A line containing a single alphabetic string which is the user’susername;
A line containing a single integer L (1 ≤ L ≤ 10) representing the number of locations in the user’s search path; and
A series of L lines containing a single alphabetic string apiece listing the locations in the user’s search path. The first one is the highest
priority, the second (if present) is the second-highest priority, and so on.
A line containing a single integer S (1 ≤ S ≤ 200) indicating the number of file searches to run;
A series of S lines representing the searches, in the format "username filename", where username is an alphabetic string that matches one of
the users defined in the data set, and filename is an alphabetic string that represents the requested filename.

All alphabetic strings in the input will have at least one and at most 20 characters, and will contain no special characters such as slashes or spaces; all
letters will be lowercase.

Input to this problem will begin with a line containing a single integer N (1 ≤ N ≤ 100) indicating the number of data sets. Each data set consists of
the following components:

A line containing a single integer F (1 ≤ F ≤ 100) indicating the number of files on the system;
A series of F lines representing the files on the system, in the format "location filename", where location and filename are both alphabetic
strings;
A line containing a single integer U (1 ≤ U ≤ 10) indicating the number of users on the system;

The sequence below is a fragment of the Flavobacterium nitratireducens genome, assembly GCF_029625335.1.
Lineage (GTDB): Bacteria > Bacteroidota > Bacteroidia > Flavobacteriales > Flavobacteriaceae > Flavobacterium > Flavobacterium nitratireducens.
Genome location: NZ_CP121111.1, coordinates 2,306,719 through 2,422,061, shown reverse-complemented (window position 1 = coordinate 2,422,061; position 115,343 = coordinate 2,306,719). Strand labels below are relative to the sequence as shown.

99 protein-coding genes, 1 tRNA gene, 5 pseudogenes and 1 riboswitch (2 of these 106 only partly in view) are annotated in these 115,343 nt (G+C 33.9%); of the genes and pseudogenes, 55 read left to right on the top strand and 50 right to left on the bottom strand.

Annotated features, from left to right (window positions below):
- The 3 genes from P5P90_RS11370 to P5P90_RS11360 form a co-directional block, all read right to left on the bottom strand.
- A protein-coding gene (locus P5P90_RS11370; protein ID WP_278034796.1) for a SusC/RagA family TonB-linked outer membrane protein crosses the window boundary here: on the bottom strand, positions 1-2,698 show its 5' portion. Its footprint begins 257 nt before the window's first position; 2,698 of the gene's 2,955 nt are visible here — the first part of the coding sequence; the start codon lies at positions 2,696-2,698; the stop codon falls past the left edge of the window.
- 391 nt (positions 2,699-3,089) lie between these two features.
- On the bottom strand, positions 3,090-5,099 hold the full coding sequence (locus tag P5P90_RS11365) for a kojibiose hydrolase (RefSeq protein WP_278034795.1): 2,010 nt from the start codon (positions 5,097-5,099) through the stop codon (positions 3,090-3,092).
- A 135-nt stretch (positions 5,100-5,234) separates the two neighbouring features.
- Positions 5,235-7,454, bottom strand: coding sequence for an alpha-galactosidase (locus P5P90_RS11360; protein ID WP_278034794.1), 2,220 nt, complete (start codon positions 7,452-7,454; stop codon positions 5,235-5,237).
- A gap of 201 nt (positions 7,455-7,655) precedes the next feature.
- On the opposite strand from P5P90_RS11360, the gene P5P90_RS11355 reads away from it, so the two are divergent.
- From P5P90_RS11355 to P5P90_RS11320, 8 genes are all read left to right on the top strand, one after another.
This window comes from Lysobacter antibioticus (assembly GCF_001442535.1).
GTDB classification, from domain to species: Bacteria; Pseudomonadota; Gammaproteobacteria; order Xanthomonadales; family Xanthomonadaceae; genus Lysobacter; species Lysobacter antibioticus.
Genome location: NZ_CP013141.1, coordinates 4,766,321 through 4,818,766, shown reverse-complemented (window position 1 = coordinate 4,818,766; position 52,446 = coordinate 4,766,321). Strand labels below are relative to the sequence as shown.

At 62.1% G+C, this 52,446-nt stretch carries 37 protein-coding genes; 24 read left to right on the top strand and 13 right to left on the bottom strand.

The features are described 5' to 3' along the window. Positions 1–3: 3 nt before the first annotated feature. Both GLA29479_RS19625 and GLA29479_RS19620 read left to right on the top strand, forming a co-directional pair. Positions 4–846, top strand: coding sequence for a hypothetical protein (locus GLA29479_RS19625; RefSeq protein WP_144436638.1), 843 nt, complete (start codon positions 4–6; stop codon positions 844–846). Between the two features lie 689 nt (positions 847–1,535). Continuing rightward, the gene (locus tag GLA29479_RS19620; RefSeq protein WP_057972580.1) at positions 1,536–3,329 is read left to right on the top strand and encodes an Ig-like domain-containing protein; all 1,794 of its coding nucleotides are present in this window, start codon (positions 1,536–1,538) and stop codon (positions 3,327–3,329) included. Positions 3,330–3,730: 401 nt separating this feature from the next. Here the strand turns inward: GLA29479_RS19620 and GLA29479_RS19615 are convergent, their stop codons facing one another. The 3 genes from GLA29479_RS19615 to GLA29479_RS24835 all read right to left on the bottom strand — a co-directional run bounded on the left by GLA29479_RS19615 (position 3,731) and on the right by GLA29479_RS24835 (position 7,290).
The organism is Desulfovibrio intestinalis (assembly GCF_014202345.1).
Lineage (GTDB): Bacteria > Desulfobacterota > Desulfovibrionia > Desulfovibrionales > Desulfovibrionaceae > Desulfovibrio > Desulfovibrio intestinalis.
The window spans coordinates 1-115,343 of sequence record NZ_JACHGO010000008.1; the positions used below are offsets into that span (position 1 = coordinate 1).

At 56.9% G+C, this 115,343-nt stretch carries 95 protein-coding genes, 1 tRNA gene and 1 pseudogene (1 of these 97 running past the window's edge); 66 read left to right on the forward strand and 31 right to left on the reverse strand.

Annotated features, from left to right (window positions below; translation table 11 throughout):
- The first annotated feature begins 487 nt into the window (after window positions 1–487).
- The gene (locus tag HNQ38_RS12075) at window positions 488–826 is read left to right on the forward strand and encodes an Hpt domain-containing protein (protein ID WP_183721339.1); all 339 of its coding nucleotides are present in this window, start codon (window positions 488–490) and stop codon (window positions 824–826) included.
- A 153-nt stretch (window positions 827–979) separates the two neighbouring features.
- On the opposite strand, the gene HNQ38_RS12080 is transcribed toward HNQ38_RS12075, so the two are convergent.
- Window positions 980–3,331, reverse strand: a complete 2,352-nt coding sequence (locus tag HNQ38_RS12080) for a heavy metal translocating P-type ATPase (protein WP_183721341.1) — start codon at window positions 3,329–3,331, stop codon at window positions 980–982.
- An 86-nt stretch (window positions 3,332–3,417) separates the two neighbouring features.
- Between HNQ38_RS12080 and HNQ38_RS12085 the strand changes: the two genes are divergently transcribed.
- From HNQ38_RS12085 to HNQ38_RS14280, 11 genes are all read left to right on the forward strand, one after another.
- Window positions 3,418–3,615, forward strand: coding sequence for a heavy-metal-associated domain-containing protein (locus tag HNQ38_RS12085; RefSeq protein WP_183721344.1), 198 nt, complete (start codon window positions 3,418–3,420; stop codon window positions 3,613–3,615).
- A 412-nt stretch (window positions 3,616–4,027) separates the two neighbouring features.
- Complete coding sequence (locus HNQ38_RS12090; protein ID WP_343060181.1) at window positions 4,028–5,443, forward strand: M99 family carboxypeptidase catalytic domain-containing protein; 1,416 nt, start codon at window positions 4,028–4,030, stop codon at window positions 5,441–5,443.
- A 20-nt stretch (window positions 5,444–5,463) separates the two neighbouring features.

A series of U stanzas representing the users. Each stanza consists of the following components:
A line containing a single alphabetic string which is the user’susername;
A line containing a single integer L (1 ≤ L ≤ 10) representing the number of locations in the user’s search path; and
A series of L lines containing a single alphabetic string apiece listing the locations in the user’s search path. The first one is the highest
priority, the second (if present) is the second-highest priority, and so on.
A line containing a single integer S (1 ≤ S ≤ 200) indicating the number of file searches to run;
A series of S lines representing the searches, in the format "username filename", where username is an alphabetic string that matches one of
the users defined in the data set, and filename is an alphabetic string that represents the requested filename.

1
4
food oat
food goat
animal rat
animal cat
2
bob
2
food
animal
bill
1
animal
4
bob at
bob cat
bill goat
bill at

DATA SET #1
bob REQUESTED at
FOUND oat IN food
bob REQUESTED cat
FOUND cat IN animal
bill REQUESTED goat
bill REQUESTED at
FOUND cat IN animal
FOUND rat IN animal

1. 4人自由行，我和一个小哥一人一个40升不到的背包，衣服直接穿9天（11月的山东），另外两个妹子一人一个40升背包一个行李箱，其他不知道，零食倒是不少

2. 4人自由行，我和一个小哥一人一个40升不到的背包，衣服直接穿9天（11月的山东），另外两个妹子一人一个40升背包一个行李箱，其他不知道，零食倒是不少

3. 4人自由行，我和一个小哥一人一个40升不到的背包，衣服直接穿9天（11月的山东），另外两个妹子一人一个40升背包一个行李箱，其他不知道，零食倒是不少

4. 4人自由行，我和一个小哥一人一个40升不到的背包，衣服直接穿9天（11月的山东），另外两个妹子一人一个40升背包一个行李箱，其他不知道，零食倒是不少

5. 4人自由行，我和一个小哥一人一个40升不到的背包，衣服直接穿9天（11月的山东），另外两个妹子一人一个40升背包一个行李箱，其他不知道，零食倒是不少

6. 4人自由行，我和一个小哥一人一个40升不到的背包，衣服直接穿9天（11月的山东），另外两个妹子一人一个40升背包一个行李箱，其他不知道，零食倒是不少

7. 4人自由行，我和一个小哥一人一个40升不到的背包，衣服直接穿9天（11月的山东），另外两个妹子一人一个40升背包一个行李箱，其他不知道，零食倒是不少

8. 4人自由行，我和一个小哥一人一个40升不到的背包，衣服直接穿9天（11月的山东），另外两个妹子一人一个40升背包一个行李箱，其他不知道，零食倒是不少

9. 4人自由行，我和一个小哥一人一个40升不到的背包，衣服直接穿9天（11月的山东），另外两个妹子一人一个40升背包一个行李箱，其他不知道，零食倒是不少

10. 4人自由行，我和一个小哥一人一个40升不到的背包，衣服直接穿9天（11月的山东），另外两个妹子一人一个40升背包一个行李箱，其他不知道，零食倒是不少

11. 4人自由行，我和一个小哥一人一个40升不到的背包，衣服直接穿9天（11月的山东），另外两个妹子一人一个40升背包一个行李箱，其他不知道，零食倒是不少

12. 4人自由行，我和一个小哥一人一个40升不到的背包，衣服直接穿9天（11月的山东），另外两个妹子一人一个40升背包一个行李箱，其他不知道，零食倒是不少